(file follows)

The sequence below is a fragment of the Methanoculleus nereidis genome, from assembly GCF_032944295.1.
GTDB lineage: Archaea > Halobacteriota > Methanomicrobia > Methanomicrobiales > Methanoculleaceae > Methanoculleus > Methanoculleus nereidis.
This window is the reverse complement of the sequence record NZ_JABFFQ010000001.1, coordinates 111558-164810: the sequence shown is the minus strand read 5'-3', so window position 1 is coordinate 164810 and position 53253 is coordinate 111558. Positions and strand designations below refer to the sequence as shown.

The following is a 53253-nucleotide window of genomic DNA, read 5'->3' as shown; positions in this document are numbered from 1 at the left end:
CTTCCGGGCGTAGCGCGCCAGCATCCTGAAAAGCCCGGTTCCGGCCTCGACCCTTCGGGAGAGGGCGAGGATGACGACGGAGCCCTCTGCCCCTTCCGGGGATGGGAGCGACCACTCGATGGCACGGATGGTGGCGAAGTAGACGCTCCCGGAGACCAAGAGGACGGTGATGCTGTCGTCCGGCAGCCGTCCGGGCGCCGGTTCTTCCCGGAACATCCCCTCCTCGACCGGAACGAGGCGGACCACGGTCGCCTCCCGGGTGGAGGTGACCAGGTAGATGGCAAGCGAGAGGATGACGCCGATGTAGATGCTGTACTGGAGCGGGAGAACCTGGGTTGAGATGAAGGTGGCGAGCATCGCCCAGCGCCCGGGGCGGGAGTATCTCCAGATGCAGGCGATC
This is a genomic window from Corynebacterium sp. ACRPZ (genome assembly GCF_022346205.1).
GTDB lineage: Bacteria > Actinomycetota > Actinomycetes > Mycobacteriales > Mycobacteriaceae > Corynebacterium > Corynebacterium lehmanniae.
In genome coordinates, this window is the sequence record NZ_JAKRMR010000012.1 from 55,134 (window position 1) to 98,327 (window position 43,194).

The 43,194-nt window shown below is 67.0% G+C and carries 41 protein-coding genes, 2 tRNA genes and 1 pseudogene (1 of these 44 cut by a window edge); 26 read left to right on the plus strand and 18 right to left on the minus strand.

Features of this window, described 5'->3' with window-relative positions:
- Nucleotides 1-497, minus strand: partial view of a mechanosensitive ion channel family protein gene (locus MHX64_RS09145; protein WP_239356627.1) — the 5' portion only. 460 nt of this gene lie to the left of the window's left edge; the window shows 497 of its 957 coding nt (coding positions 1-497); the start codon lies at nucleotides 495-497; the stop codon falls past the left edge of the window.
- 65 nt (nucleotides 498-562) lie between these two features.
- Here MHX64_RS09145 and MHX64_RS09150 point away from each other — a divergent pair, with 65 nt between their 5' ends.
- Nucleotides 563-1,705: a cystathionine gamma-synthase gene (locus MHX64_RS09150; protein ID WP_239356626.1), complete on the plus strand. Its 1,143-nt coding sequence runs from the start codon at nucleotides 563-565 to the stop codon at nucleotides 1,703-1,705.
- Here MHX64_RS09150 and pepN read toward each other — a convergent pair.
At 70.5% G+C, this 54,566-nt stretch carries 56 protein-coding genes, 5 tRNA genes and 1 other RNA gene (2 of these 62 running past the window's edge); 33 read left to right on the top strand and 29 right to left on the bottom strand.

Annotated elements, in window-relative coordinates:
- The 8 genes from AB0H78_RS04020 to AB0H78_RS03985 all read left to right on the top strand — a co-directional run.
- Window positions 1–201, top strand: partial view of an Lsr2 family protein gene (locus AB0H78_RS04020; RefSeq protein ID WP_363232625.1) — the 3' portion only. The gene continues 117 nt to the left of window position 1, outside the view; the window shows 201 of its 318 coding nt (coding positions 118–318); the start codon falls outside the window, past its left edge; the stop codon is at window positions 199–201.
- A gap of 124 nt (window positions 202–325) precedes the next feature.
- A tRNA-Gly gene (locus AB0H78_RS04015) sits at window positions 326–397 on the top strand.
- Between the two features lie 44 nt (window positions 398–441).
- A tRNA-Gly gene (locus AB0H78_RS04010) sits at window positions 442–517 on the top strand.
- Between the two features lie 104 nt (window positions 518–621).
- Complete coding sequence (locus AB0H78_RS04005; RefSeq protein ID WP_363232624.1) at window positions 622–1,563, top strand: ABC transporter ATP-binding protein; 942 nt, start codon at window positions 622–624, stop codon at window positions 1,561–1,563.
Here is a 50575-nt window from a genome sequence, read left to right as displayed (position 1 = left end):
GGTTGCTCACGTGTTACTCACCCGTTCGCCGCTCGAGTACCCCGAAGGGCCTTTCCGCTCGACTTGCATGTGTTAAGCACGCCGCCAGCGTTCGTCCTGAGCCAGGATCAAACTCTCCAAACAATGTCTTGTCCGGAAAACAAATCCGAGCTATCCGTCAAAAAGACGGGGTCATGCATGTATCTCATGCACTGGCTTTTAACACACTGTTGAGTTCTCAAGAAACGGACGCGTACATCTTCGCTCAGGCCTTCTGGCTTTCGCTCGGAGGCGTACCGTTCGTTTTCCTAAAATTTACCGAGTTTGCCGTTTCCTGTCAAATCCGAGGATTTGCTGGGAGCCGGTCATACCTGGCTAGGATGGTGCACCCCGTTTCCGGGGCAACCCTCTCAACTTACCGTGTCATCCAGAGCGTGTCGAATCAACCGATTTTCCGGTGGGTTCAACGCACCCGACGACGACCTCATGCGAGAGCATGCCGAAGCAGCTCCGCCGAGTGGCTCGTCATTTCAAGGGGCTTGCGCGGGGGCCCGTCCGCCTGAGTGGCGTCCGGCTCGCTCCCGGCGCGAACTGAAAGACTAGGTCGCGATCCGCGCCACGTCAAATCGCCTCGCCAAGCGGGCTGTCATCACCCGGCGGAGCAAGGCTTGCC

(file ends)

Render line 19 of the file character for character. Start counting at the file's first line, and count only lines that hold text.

- Window positions 1–201, top strand: partial view of an Lsr2 family protein gene (locus AB0H78_RS04020; RefSeq protein ID WP_363232625.1) — the 3' portion only. The gene continues 117 nt to the left of window position 1, outside the view; the window shows 201 of its 318 coding nt (coding positions 118–318); the start codon falls outside the window, past its left edge; the stop codon is at window positions 199–201.